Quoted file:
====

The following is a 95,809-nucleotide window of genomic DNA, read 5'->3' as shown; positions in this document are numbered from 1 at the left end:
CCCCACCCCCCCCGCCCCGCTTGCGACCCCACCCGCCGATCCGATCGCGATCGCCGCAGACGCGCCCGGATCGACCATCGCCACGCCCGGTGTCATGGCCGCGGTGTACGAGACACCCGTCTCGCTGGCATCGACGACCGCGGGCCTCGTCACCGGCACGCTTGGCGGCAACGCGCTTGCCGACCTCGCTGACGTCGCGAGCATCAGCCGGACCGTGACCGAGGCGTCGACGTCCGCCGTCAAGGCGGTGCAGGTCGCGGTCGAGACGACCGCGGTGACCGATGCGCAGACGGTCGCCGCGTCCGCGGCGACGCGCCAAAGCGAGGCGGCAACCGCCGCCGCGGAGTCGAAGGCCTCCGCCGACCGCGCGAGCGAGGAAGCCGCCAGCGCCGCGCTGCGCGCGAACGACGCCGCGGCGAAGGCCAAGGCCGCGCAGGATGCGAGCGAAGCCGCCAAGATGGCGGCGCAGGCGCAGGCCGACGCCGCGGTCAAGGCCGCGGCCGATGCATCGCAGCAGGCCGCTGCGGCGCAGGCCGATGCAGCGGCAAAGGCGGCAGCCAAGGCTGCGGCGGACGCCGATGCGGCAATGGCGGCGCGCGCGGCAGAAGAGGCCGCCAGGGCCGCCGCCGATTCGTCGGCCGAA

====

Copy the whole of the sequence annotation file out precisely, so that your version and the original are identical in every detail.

The following is a 95,809-nucleotide window of genomic DNA, read 5'->3' as shown; positions in this document are numbered from 1 at the left end:
CCCCACCCCCCCCGCCCCGCTTGCGACCCCACCCGCCGATCCGATCGCGATCGCCGCAGACGCGCCCGGATCGACCATCGCCACGCCCGGTGTCATGGCCGCGGTGTACGAGACACCCGTCTCGCTGGCATCGACGACCGCGGGCCTCGTCACCGGCACGCTTGGCGGCAACGCGCTTGCCGACCTCGCTGACGTCGCGAGCATCAGCCGGACCGTGACCGAGGCGTCGACGTCCGCCGTCAAGGCGGTGCAGGTCGCGGTCGAGACGACCGCGGTGACCGATGCGCAGACGGTCGCCGCGTCCGCGGCGACGCGCCAAAGCGAGGCGGCAACCGCCGCCGCGGAGTCGAAGGCCTCCGCCGACCGCGCGAGCGAGGAAGCCGCCAGCGCCGCGCTGCGCGCGAACGACGCCGCGGCGAAGGCCAAGGCCGCGCAGGATGCGAGCGAAGCCGCCAAGATGGCGGCGCAGGCGCAGGCCGACGCCGCGGTCAAGGCCGCGGCCGATGCATCGCAGCAGGCCGCTGCGGCGCAGGCCGATGCAGCGGCAAAGGCGGCAGCCAAGGCTGCGGCGGACGCCGATGCGGCAATGGCGGCGCGCGCGGCAGAAGAGGCCGCCAGGGCCGCCGCCGATTCGTCGGCCGAA